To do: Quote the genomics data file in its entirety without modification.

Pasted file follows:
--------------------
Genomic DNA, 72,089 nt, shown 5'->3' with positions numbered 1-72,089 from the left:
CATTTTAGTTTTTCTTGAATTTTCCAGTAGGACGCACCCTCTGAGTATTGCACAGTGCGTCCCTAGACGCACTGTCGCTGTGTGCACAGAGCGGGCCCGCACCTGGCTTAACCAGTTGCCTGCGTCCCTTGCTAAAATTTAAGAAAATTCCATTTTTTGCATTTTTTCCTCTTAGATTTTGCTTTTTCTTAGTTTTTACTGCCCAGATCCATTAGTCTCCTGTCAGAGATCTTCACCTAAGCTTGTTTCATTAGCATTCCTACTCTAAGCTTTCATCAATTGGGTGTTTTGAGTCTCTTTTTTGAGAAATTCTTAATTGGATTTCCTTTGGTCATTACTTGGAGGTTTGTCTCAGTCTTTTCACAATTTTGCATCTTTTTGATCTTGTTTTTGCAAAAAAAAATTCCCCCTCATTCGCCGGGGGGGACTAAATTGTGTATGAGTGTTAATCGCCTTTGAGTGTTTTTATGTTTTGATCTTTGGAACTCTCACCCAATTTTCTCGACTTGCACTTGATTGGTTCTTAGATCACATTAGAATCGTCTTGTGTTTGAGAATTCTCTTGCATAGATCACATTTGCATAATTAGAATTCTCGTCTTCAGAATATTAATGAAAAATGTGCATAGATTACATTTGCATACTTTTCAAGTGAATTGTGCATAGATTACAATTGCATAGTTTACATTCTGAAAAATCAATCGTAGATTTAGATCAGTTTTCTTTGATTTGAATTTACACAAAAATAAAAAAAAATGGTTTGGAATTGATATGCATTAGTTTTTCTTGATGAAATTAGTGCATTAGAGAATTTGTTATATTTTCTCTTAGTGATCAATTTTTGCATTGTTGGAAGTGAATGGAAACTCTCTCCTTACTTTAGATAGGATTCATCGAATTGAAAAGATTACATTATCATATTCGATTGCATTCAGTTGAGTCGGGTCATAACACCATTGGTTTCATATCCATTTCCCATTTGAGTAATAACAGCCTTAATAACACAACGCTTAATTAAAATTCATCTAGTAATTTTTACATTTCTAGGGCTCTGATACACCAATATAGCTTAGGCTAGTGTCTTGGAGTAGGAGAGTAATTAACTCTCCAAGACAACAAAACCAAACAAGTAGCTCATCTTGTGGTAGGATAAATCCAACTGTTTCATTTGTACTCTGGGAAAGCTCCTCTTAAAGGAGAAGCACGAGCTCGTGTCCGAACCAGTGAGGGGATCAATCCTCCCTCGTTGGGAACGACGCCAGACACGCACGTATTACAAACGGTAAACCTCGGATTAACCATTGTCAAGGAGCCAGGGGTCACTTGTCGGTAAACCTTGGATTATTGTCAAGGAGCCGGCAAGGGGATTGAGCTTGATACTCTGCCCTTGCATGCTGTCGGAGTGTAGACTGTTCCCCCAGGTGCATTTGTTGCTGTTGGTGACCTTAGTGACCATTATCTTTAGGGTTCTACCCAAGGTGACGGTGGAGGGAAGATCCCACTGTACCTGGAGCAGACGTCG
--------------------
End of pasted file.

Genomic DNA, 72,089 nt, shown 5'->3' with positions numbered 1-72,089 from the left:
CATTTTAGTTTTTCTTGAATTTTCCAGTAGGACGCACCCTCTGAGTATTGCACAGTGCGTCCCTAGACGCACTGTCGCTGTGTGCACAGAGCGGGCCCGCACCTGGCTTAACCAGTTGCCTGCGTCCCTTGCTAAAATTTAAGAAAATTCCATTTTTTGCATTTTTTCCTCTTAGATTTTGCTTTTTCTTAGTTTTTACTGCCCAGATCCATTAGTCTCCTGTCAGAGATCTTCACCTAAGCTTGTTTCATTAGCATTCCTACTCTAAGCTTTCATCAATTGGGTGTTTTGAGTCTCTTTTTTGAGAAATTCTTAATTGGATTTCCTTTGGTCATTACTTGGAGGTTTGTCTCAGTCTTTTCACAATTTTGCATCTTTTTGATCTTGTTTTTGCAAAAAAAAATTCCCCCTCATTCGCCGGGGGGGACTAAATTGTGTATGAGTGTTAATCGCCTTTGAGTGTTTTTATGTTTTGATCTTTGGAACTCTCACCCAATTTTCTCGACTTGCACTTGATTGGTTCTTAGATCACATTAGAATCGTCTTGTGTTTGAGAATTCTCTTGCATAGATCACATTTGCATAATTAGAATTCTCGTCTTCAGAATATTAATGAAAAATGTGCATAGATTACATTTGCATACTTTTCAAGTGAATTGTGCATAGATTACAATTGCATAGTTTACATTCTGAAAAATCAATCGTAGATTTAGATCAGTTTTCTTTGATTTGAATTTACACAAAAATAAAAAAAAATGGTTTGGAATTGATATGCATTAGTTTTTCTTGATGAAATTAGTGCATTAGAGAATTTGTTATATTTTCTCTTAGTGATCAATTTTTGCATTGTTGGAAGTGAATGGAAACTCTCTCCTTACTTTAGATAGGATTCATCGAATTGAAAAGATTACATTATCATATTCGATTGCATTCAGTTGAGTCGGGTCATAACACCATTGGTTTCATATCCATTTCCCATTTGAGTAATAACAGCCTTAATAACACAACGCTTAATTAAAATTCATCTAGTAATTTTTACATTTCTAGGGCTCTGATACACCAATATAGCTTAGGCTAGTGTCTTGGAGTAGGAGAGTAATTAACTCTCCAAGACAACAAAACCAAACAAGTAGCTCATCTTGTGGTAGGATAAATCCAACTGTTTCATTTGTACTCTGGGAAAGCTCCTCTTAAAGGAGAAGCACGAGCTCGTGTCCGAACCAGTGAGGGGATCAATCCTCCCTCGTTGGGAACGACGCCAGACACGCACGTATTACAAACGGTAAACCTCGGATTAACCATTGTCAAGGAGCCAGGGGTCACTTGTCGGTAAACCTTGGATTATTGTCAAGGAGCCGGCAAGGGGATTGAGCTTGATACTCTGCCCTTGCATGCTGTCGGAGTGTAGACTGTTCCCCCAGGTGCATTTGTTGCTGTTGGTGACCTTAGTGACCATTATCTTTAGGGTTCTACCCAAGGTGACGGTGGAGGGAAGATCCCACTGTACCTGGAGCAGACGTCG